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Article: Scaffolding interactions with preschool children: Comparisons between Chinese mothers and teachers across different tasks

TitleScaffolding interactions with preschool children: Comparisons between Chinese mothers and teachers across different tasks
Authors
Issue Date2012
PublisherWayne State University Press. The Journal's web site is located at http://www.asu.edu/mpq
Citation
Merrill-Palmer Quarterly, 2012, v. 58 n. 1, p. 110-140 How to Cite?
AbstractThis study investigated how Chinese adults adjusted their scaffolding in interactions with children during problem-solving tasks. Fifty-seven 5-year-olds (from low and high socioeconomic status [SES] backgrounds) completed a playlike task (puzzle) and a school-like task (worksheet) with their mothers and teachers, respectively. Adult-child interactions were videotaped, and the analyses focused on how adults adjusted their scaffolding as a function of children's responses. Results indicated that teachers adjusted their scaffolding more appropriately than mothers, and that adults' sensitivity to children's understanding was associated with more appropriate scaffolding. Children from middle or upper SES families received more optimal scaffolding than those from lower SES families, and both mothers and teachers provided more skilled scaffolding in the school-like task than in the playlike task. Findings suggest that family SES, adults' professional training, and task characteristics, as well as adults' understanding of children's mastery, should be considered in the analysis of dyadic problem solving. © 2012 by Wayne State University Press.
Persistent Identifierhttp://hdl.handle.net/10722/175527
ISSN
2015 Impact Factor: 1.333
2015 SCImago Journal Rankings: 0.790
References

 

DC FieldValueLanguage
dc.contributor.authorSun, Jen_US
dc.contributor.authorRao, Nen_US
dc.date.accessioned2012-11-26T08:59:04Z-
dc.date.available2012-11-26T08:59:04Z-
dc.date.issued2012en_US
dc.identifier.citationMerrill-Palmer Quarterly, 2012, v. 58 n. 1, p. 110-140en_US
dc.identifier.issn0272-930Xen_US
dc.identifier.urihttp://hdl.handle.net/10722/175527-
dc.description.abstractThis study investigated how Chinese adults adjusted their scaffolding in interactions with children during problem-solving tasks. Fifty-seven 5-year-olds (from low and high socioeconomic status [SES] backgrounds) completed a playlike task (puzzle) and a school-like task (worksheet) with their mothers and teachers, respectively. Adult-child interactions were videotaped, and the analyses focused on how adults adjusted their scaffolding as a function of children's responses. Results indicated that teachers adjusted their scaffolding more appropriately than mothers, and that adults' sensitivity to children's understanding was associated with more appropriate scaffolding. Children from middle or upper SES families received more optimal scaffolding than those from lower SES families, and both mothers and teachers provided more skilled scaffolding in the school-like task than in the playlike task. Findings suggest that family SES, adults' professional training, and task characteristics, as well as adults' understanding of children's mastery, should be considered in the analysis of dyadic problem solving. © 2012 by Wayne State University Press.en_US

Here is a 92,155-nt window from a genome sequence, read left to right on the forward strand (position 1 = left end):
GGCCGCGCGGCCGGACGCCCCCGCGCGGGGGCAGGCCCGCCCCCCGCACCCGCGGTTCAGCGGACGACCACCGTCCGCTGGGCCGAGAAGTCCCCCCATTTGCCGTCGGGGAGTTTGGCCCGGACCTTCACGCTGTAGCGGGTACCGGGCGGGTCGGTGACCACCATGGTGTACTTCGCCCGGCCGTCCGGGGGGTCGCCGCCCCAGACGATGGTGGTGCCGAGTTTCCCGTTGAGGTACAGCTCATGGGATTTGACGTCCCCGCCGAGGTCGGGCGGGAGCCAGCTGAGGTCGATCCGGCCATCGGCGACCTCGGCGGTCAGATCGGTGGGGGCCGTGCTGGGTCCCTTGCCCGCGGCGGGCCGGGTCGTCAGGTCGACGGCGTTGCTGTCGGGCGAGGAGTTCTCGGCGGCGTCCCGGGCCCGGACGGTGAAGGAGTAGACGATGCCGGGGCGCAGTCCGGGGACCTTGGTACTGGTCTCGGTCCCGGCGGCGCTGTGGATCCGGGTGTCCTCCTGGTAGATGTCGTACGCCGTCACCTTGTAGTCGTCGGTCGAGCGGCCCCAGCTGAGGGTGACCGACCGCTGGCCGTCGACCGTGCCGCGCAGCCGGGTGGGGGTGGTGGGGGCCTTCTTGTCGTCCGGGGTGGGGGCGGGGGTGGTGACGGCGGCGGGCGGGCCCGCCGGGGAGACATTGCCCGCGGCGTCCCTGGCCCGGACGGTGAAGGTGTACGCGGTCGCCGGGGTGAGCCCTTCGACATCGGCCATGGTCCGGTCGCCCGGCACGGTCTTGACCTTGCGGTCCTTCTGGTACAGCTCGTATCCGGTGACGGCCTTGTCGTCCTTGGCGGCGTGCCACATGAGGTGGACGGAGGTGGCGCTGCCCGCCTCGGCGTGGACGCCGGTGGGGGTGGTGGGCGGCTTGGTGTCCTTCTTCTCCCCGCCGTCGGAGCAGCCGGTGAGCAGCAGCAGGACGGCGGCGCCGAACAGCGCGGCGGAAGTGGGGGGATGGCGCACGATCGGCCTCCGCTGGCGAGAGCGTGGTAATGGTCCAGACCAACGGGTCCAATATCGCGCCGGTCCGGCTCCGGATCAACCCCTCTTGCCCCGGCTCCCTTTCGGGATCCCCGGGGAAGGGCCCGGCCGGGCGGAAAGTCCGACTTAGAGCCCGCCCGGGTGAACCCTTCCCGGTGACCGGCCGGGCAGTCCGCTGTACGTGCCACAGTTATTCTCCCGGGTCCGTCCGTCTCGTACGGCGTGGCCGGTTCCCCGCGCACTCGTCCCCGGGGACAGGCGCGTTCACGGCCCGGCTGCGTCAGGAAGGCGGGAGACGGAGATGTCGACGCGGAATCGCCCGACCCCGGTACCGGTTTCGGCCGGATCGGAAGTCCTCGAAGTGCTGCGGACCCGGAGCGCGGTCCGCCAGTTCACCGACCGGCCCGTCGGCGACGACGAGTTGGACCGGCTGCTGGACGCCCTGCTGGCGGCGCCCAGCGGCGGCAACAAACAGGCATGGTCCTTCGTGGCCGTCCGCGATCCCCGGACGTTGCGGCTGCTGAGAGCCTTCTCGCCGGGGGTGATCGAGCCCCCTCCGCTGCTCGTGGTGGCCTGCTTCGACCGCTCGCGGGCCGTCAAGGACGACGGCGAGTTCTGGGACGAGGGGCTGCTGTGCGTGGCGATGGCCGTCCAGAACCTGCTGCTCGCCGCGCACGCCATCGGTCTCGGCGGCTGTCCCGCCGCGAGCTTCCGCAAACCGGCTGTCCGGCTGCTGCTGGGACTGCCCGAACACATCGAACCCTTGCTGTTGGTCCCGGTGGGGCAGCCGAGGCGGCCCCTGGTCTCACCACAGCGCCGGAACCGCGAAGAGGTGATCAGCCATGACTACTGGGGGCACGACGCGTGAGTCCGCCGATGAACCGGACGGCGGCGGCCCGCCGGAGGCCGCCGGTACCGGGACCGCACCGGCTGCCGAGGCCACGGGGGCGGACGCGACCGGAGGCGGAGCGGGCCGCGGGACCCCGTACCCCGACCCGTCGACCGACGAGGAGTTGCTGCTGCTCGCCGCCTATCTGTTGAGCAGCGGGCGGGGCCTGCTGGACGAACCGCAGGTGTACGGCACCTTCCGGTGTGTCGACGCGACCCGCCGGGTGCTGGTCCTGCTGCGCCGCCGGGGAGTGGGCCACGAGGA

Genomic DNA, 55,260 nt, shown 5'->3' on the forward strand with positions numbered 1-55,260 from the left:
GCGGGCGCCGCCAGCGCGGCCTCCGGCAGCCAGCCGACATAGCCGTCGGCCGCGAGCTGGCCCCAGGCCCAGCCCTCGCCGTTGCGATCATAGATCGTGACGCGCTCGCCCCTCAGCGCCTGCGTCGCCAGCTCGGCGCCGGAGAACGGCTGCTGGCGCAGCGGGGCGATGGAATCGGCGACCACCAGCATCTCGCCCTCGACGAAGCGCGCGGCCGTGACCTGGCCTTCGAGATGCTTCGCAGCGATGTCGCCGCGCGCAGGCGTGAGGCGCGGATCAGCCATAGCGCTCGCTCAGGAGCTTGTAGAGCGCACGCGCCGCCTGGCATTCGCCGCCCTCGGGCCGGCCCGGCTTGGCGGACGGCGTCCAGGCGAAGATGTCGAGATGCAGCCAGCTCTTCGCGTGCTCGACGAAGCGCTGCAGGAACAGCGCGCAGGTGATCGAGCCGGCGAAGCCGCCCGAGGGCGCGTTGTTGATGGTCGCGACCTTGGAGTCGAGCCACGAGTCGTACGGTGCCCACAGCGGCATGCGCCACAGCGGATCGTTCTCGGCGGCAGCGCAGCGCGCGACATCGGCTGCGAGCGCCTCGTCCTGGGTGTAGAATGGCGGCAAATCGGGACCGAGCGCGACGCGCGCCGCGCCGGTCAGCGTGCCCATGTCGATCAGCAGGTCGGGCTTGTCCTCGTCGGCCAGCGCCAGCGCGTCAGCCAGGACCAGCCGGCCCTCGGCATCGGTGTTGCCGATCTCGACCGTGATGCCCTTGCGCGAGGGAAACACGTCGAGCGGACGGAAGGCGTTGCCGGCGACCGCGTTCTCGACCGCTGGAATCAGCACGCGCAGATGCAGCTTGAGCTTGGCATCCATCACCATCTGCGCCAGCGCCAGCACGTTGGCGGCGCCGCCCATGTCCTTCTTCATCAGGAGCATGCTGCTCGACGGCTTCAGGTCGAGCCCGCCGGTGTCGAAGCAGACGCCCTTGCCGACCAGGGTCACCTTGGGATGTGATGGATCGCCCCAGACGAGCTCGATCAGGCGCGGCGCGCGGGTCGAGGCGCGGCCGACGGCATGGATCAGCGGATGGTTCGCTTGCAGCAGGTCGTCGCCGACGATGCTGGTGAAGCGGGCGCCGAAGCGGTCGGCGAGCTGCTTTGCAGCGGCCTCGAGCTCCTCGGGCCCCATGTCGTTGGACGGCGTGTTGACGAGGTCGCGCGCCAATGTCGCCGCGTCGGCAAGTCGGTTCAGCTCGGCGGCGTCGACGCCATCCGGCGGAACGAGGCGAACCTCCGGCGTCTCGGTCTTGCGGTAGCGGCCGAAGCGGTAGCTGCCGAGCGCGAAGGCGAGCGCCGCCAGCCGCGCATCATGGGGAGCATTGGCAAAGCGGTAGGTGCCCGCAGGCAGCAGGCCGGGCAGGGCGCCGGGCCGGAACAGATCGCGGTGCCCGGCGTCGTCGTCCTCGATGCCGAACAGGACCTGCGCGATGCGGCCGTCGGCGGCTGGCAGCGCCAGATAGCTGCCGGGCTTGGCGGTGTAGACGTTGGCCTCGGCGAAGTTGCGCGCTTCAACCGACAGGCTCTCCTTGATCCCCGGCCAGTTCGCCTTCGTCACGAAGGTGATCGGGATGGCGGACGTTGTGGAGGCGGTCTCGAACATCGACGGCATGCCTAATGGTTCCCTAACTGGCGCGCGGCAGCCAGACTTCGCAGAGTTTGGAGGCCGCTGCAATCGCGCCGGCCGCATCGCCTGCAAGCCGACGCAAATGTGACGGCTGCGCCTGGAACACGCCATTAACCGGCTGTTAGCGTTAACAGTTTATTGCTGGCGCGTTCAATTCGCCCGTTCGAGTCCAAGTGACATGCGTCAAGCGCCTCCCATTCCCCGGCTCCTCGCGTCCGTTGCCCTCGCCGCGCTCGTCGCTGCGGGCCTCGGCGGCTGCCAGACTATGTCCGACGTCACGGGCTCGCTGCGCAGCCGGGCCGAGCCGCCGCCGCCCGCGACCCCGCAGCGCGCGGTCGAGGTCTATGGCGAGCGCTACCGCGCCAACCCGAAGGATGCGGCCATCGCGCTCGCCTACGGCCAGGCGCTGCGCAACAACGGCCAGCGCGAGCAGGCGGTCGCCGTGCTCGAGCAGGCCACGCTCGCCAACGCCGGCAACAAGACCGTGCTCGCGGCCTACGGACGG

dc.languageengen_US
dc.publisherWayne State University Press. The Journal's web site is located at http://www.asu.edu/mpqen_US
dc.relation.ispartofMerrill-Palmer Quarterlyen_US
dc.rightsMerrill - Palmer Quarterly. Copyright © Wayne State University Press-
dc.rightsCreative Commons: Attribution 3.0 Hong Kong License-
dc.titleScaffolding interactions with preschool children: Comparisons between Chinese mothers and teachers across different tasksen_US
dc.typeArticleen_US
dc.identifier.emailSun, J: sunjin16@hku.hken_US
dc.identifier.emailRao, N: nrao@hku.hk-
dc.identifier.authorityRao, N=rp00953en_US
dc.description.naturepublished_or_final_versionen_US
dc.identifier.doi10.1353/mpq.2012.0000en_US
dc.identifier.scopuseid_2-s2.0-84862918731en_US
dc.identifier.hkuros200194-
dc.relation.referenceshttp://www.scopus.com/mlt/select.url?eid=2-s2.0-84862918731&selection=ref&src=s&origin=recordpageen_US
dc.identifier.volume58en_US
dc.identifier.issue1en_US
dc.identifier.spage110en_US
dc.identifier.epage140en_US
dc.publisher.placeUnited Statesen_US
dc.identifier.scopusauthoridSun, J=8734512600en_US
dc.identifier.scopusauthoridRao, N=7401628868en_US
dc.customcontrol.immutablesml 140625-

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